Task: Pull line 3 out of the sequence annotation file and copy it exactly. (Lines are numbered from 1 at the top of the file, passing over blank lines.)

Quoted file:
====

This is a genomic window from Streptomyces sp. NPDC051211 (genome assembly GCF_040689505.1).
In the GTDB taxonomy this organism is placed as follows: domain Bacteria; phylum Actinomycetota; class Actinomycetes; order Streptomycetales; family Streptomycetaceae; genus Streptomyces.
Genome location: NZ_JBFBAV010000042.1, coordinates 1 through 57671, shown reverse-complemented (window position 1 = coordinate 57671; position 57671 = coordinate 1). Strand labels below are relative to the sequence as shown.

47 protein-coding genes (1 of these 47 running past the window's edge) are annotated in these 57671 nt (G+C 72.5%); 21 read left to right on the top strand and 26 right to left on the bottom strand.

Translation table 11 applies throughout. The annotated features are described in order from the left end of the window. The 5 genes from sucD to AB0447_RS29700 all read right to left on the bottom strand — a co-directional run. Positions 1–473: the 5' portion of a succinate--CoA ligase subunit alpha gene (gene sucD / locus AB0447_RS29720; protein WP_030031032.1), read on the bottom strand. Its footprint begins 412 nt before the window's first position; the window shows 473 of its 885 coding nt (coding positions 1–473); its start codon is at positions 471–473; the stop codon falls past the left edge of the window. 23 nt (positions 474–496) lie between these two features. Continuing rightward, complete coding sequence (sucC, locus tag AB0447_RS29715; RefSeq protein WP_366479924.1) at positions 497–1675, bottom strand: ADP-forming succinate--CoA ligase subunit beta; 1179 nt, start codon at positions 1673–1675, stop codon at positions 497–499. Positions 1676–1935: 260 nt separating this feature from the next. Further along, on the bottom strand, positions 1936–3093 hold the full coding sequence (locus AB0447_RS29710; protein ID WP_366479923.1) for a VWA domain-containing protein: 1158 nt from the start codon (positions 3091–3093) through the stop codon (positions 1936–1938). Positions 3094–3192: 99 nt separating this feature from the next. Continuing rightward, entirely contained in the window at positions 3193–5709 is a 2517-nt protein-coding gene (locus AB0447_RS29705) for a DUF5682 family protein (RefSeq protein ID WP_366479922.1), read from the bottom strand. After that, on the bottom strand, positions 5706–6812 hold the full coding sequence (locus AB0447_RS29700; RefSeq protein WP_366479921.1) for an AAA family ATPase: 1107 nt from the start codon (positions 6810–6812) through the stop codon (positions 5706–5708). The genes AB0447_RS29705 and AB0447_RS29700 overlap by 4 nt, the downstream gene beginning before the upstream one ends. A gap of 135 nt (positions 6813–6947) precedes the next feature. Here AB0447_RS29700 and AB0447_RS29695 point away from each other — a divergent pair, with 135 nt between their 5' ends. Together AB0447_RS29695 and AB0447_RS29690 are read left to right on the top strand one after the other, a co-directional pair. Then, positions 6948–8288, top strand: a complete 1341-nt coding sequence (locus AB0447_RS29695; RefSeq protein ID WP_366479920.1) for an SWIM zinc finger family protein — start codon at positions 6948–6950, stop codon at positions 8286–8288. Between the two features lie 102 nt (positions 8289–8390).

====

Genome location: NZ_JBFBAV010000042.1, coordinates 1 through 57671, shown reverse-complemented (window position 1 = coordinate 57671; position 57671 = coordinate 1). Strand labels below are relative to the sequence as shown.